3. Is being unsure of blame or cause, or fearing loss of work worth the life or financial cost?
  4. Is the approval of mates or supervisors really worth someone’s life, or making a contribution to a culture of silence?
  5. Are a teams’ work, health and safety reporting results really worth anything if they are not accurate?

The Improving Reporting Wrap-Up

We've seen that WHS reporting improves when leaders and workers understand the importance of reporting, non-compliance excuses become unacceptable, and workplace leaders actually lead. 

We've also seen that reporting is aided by a climate of open communication, problem-solving and learning. We've learnt that we can create such an environment by:

  1. Adjusting our leadership style
  2. Knowing who is responsible for what,
  3. Opening up and clarifying existing communication channels, 
  4. Framing reporting as a problem-solving and learning activity, and
  5. Raising worker awareness of the legal, productivity loss and flesh and bone realities of WHS non-reporting.

Unsure where to start? 

We encourage you to consider these two pivotal questions:

  • Do our procedures and policies encourage timely and accurate reporting?
  • Do our procedures and policies encourage positive change in these areas?

If you're not sure of your answer, or you're reasonably confident the answer is no, we encourage a low-cost and straightforward exercise. The following very affordable resources will help you gauge where you're at, and can improve a range of reporting outcomes for you.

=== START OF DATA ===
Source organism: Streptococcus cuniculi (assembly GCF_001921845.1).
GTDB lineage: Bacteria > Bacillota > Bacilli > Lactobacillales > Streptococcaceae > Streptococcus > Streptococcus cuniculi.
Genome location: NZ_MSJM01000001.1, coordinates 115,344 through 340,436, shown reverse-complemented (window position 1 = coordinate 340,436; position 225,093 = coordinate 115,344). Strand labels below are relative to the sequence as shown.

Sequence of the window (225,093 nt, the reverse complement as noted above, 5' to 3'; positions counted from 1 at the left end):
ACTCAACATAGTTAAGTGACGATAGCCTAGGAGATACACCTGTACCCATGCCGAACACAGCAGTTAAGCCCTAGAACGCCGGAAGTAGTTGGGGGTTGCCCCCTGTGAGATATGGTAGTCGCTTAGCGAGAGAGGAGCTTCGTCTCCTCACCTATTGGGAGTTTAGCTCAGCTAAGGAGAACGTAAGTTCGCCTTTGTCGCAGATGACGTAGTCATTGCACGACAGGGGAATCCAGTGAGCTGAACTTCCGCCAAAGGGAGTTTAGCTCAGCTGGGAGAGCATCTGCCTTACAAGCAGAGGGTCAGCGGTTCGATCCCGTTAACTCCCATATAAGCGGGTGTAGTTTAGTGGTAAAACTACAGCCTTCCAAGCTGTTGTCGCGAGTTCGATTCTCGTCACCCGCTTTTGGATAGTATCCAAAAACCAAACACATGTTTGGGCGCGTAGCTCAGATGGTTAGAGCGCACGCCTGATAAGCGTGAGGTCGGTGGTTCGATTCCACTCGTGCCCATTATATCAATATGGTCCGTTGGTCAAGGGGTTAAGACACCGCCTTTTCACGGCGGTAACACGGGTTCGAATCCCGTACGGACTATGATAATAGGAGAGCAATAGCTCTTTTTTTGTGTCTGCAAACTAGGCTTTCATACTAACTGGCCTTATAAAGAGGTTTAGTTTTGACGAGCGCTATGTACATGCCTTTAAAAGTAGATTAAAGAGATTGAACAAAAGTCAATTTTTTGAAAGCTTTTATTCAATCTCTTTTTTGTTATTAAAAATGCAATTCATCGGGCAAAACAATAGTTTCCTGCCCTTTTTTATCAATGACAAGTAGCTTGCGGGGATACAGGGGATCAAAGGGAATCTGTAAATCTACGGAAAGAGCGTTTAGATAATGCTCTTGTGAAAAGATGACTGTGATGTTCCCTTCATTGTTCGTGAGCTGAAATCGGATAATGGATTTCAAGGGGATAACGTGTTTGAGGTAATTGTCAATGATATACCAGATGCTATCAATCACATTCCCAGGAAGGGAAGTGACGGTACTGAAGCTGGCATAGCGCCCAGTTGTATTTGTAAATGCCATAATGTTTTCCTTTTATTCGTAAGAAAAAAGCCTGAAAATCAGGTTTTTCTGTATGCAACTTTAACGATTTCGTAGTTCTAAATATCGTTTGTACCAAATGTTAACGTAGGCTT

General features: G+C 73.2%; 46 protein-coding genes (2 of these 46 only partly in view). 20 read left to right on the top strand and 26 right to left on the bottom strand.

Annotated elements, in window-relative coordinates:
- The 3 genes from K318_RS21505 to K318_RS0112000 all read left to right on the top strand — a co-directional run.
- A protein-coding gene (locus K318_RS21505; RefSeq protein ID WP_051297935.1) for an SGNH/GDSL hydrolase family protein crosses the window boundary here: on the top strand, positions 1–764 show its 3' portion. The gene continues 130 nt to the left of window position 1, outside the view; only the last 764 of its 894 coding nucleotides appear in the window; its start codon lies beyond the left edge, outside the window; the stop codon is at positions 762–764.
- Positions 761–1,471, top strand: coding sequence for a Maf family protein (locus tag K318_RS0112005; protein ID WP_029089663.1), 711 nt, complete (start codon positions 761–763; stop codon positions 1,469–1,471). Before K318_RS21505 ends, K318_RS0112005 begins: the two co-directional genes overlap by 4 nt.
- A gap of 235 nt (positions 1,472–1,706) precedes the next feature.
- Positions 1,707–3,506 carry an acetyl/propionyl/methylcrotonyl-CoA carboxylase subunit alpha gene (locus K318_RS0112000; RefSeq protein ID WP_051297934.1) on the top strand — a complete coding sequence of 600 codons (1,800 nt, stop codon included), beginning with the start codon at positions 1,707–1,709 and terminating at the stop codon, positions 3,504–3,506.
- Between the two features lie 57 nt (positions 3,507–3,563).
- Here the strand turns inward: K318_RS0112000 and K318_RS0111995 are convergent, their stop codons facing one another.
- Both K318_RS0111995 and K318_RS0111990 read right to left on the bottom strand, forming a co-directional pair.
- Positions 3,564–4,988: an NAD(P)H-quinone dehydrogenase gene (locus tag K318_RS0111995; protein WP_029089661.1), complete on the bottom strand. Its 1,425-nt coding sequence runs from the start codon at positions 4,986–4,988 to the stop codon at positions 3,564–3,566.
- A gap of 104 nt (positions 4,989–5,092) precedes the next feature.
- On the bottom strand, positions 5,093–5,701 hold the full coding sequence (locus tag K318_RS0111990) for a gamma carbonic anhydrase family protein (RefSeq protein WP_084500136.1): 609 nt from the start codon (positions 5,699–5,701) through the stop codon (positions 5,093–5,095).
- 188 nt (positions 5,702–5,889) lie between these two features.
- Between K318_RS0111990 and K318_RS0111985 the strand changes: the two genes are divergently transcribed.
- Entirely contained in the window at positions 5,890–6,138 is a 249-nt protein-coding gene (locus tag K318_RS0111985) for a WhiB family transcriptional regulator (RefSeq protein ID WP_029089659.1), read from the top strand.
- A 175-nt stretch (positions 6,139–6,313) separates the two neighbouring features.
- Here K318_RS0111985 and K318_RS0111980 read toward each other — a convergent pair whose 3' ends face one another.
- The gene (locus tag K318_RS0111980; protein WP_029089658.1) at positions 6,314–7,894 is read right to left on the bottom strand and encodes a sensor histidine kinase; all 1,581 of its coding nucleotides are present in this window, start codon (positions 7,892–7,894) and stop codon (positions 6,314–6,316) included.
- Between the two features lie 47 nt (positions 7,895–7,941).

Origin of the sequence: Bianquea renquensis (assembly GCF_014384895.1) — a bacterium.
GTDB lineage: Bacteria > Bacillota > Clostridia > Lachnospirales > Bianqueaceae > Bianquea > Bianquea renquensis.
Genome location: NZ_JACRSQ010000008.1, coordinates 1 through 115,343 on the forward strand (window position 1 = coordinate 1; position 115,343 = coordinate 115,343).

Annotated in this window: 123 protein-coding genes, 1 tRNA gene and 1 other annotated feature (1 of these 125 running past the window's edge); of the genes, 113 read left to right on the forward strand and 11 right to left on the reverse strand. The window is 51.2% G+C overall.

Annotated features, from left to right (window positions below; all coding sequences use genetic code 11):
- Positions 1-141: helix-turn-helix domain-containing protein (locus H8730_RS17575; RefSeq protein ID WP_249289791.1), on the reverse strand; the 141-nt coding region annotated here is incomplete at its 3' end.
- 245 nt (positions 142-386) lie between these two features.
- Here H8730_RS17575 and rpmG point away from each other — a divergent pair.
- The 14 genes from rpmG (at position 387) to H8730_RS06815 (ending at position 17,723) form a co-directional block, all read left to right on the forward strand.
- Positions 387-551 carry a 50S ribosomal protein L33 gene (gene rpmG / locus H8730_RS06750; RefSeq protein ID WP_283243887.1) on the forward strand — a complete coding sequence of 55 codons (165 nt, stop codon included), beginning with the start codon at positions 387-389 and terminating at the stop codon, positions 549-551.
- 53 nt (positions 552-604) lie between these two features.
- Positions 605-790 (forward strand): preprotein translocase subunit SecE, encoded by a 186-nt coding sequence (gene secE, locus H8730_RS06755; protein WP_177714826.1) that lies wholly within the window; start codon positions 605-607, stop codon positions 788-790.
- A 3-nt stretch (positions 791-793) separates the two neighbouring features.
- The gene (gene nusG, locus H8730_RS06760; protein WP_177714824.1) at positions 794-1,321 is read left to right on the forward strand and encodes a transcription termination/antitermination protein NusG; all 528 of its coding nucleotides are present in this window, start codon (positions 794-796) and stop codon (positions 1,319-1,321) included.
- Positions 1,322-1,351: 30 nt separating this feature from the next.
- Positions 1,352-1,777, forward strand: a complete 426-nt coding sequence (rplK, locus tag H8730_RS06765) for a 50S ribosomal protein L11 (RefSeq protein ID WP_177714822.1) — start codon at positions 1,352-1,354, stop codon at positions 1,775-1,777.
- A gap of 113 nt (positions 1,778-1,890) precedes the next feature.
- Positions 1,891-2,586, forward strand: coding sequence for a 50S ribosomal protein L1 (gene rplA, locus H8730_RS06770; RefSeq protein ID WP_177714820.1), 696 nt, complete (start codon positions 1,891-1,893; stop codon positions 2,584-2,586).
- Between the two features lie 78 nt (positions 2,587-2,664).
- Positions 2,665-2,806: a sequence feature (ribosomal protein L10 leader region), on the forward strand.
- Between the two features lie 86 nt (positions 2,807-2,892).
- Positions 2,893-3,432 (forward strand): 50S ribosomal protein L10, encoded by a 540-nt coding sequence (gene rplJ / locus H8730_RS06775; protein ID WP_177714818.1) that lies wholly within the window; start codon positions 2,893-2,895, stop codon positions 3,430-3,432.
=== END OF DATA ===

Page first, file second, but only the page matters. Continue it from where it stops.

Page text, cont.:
For less than $130 (total), you can purchase both resources and use them to incorporate and implement the strategies we have just discussed. 

The products are:

The policy document will help you handle incident and injury management within specific timeframes and in pertinent ways. Using this clearly stated, and legislatively compliant policy will help shape the perceptions and practices of your people, as well as your outcomes. The second item, the Incident and Injury Management Procedures, will show you how to inform and train your workers how to respond and who to report to if there is an incident or injury. 

The resources are easily accessed and purchased by using the links provided. Alternatively, if you have questions or a situation that would benefit from a dedicated and specialist ear, call 1800 304 336, or Request a Callback by using the online form. It's rarely difficult to start the process of change - but it certainly helps to do it with the right resources and support. That's why we're here!